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Open Road Tolling Coming to the PA Turnpike

Home News Stories from the Turnpike Open Road Tolling Coming to the PA Turnpike

In 2025, Open Road Tolling (ORT) will begin along the Pennsylvania Turnpike’s Eastern and Northeast Extension. By the time this significant infrastructure upgrade is deployed across the entire system in 2027, it will improve access, safety, mobility, and sustainability across the Commonwealth.  


Open Road Tolling is a cashless, free-flowing mode of collecting tolls without traditional toll plazas or tollbooths. In an ORT system, tolls are charged electronically as customers drive at highway speeds without slowing down or stopping beneath overhead structures — called gantries — located between interchanges. Equipment on the gantry and in the roadway classifies and identifies the vehicle and electronically processes tolls. ORT allows free-flowing traffic, which reduces accidents and offers the convenience our customers expect and appreciate. 

Travelers along the central or eastern portion of the PA Turnpike may have noticed ORT construction already underway, including small structures built at the roadside to house equipment. 


ORT Gantry

The image above shows what the new overhead steel structures, called gantries, look like on the PA Turnpike. Motorists traveling on the eastern part of the PA Turnpike's mainline, and the Northeast Extension, will already see them along the roadway. 


Greater Access and Increased Safety

Our customers and industry partners prefer cashless tolling. More than 86% of PA Turnpike travelers use E-ZPass, and 70% of travelers surveyed said they prefer AET to traditional interchanges.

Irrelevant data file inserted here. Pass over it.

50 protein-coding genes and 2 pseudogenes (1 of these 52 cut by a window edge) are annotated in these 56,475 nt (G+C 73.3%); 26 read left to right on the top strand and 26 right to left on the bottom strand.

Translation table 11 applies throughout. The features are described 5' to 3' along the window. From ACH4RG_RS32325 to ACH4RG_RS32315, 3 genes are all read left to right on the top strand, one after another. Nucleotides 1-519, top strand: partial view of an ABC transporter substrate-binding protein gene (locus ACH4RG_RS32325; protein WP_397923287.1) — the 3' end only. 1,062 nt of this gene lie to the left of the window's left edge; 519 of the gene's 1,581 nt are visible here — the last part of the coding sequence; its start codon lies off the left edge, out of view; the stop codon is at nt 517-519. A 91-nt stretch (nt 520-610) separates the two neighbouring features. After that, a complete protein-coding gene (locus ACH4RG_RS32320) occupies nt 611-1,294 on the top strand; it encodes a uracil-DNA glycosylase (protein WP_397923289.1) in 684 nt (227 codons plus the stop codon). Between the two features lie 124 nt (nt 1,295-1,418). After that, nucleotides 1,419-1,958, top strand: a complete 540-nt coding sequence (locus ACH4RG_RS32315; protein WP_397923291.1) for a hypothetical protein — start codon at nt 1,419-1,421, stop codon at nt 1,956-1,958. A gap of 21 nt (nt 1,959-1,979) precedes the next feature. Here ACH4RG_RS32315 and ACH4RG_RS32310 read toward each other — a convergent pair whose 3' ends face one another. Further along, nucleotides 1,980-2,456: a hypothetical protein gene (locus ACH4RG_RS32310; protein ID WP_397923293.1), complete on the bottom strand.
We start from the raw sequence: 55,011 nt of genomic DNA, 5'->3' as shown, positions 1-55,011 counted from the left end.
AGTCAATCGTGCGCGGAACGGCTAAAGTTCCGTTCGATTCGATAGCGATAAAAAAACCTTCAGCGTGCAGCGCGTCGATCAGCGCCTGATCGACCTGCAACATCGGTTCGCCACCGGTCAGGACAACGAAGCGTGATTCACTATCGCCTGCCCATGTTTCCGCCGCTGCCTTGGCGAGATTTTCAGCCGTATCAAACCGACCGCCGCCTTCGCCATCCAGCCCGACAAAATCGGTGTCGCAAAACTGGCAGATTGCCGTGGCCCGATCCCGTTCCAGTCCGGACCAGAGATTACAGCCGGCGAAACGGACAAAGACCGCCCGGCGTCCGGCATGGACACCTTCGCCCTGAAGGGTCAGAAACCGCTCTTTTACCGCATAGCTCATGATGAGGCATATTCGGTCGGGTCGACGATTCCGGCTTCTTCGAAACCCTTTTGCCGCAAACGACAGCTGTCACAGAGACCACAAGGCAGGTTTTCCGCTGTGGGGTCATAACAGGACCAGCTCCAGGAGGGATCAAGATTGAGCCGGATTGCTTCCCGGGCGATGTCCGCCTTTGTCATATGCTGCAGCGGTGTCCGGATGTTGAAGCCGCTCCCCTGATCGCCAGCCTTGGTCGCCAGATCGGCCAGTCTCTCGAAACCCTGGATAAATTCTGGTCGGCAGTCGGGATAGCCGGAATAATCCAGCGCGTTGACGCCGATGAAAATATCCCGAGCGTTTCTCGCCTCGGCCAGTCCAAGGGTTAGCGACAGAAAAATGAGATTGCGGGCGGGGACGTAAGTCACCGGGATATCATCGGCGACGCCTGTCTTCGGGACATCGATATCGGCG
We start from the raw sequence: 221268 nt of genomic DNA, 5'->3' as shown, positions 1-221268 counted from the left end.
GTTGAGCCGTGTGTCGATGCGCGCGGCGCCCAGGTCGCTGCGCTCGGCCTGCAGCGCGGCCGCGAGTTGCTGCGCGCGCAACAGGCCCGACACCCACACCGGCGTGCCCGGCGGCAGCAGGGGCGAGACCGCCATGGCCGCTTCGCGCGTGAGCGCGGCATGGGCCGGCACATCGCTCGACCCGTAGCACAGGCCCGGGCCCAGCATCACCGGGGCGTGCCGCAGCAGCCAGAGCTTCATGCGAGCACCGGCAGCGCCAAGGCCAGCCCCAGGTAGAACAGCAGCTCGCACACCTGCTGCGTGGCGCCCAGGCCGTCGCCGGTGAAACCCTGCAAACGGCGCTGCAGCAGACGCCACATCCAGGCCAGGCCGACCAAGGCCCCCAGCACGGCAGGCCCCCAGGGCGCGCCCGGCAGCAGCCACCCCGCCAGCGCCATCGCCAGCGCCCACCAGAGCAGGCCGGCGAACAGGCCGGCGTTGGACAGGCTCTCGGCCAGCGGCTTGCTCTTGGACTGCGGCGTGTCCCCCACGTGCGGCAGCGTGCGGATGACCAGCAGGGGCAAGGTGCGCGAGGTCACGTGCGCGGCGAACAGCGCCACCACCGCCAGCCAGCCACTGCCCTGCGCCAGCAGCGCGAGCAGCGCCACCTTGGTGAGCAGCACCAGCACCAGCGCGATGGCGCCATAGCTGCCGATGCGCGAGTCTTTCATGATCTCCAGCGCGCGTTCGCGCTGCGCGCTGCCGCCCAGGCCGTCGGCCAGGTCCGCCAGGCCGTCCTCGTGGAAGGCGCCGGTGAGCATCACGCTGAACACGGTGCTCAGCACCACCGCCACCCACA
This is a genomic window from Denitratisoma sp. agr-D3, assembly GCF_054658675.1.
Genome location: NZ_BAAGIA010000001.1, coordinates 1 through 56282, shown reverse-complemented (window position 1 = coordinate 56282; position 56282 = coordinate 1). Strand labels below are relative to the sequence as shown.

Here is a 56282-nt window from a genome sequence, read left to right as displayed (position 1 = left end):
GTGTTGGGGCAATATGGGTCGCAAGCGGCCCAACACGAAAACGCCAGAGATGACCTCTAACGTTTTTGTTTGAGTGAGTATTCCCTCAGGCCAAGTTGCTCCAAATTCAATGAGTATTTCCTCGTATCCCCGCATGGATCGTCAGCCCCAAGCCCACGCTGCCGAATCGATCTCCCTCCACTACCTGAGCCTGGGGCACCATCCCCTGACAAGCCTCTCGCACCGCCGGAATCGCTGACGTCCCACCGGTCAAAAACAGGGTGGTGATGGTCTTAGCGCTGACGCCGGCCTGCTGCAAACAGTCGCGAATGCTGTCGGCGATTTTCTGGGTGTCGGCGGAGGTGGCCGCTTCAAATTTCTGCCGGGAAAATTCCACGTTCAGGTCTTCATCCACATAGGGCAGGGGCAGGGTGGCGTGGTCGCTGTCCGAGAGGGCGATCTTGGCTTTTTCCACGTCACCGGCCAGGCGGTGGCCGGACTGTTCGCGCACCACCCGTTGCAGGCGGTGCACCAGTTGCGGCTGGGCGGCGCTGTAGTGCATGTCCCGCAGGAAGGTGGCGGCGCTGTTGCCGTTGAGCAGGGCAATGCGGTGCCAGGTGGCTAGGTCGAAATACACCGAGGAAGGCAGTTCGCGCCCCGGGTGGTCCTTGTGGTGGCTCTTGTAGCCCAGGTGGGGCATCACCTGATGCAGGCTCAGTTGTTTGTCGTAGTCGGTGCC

That doesn’t mean those without credit cards, bank accounts, or with cash-payment preferences get left behind. Toll payments can be made using the KUBRA network, available at convenience stores, including Sheetz, Rutters, and 7-11, and numerous retail locations such as Dollar General, Walgreens, and Family Dollar. 

ORT increases mobility and efficiency for our customers, allowing more timely and reliable trips across the Commonwealth.  This includes those commuting for work, traveling to see family and commercial traffic moving goods and services in support of our national economy. 

Eventually, the PTC will be eliminating toll plazas from the interchanges which may alleviate some common driver anxieties. These changes will increase line of site at the interchange for motorists entering or exiting the system, remove the need for motorists to squeeze into seemingly narrow tollbooth lanes, and the jockey for lane position. 

Open Road Tolling also allows the PTC to build new connections between existing interchanges at a fraction of the cost while providing more communities with direct PA Turnpike access, helping to drive economic growth. These requests for access have historically been virtually impossible to honor due to the significant cost and land needed to construct an interchange. ORT opens that opportunity for the PTC and communities we pass through. 

As traditional tolling structures are removed, the PTC will work with communities to design spaces that announce, “you’ve arrived.” The initiative, dubbed Gateways, seeks input from civic, recreational, and artisan groups to create installations that highlight outdoor beauty, historic, cultural, educational destinations or note distinctive attractions.  


The technology upgrade ORT requires led to significant investment in fiber optics across the entire system. The first sections of the 500-mile network – made of energy efficient, ecologically resilient material – began in 2022.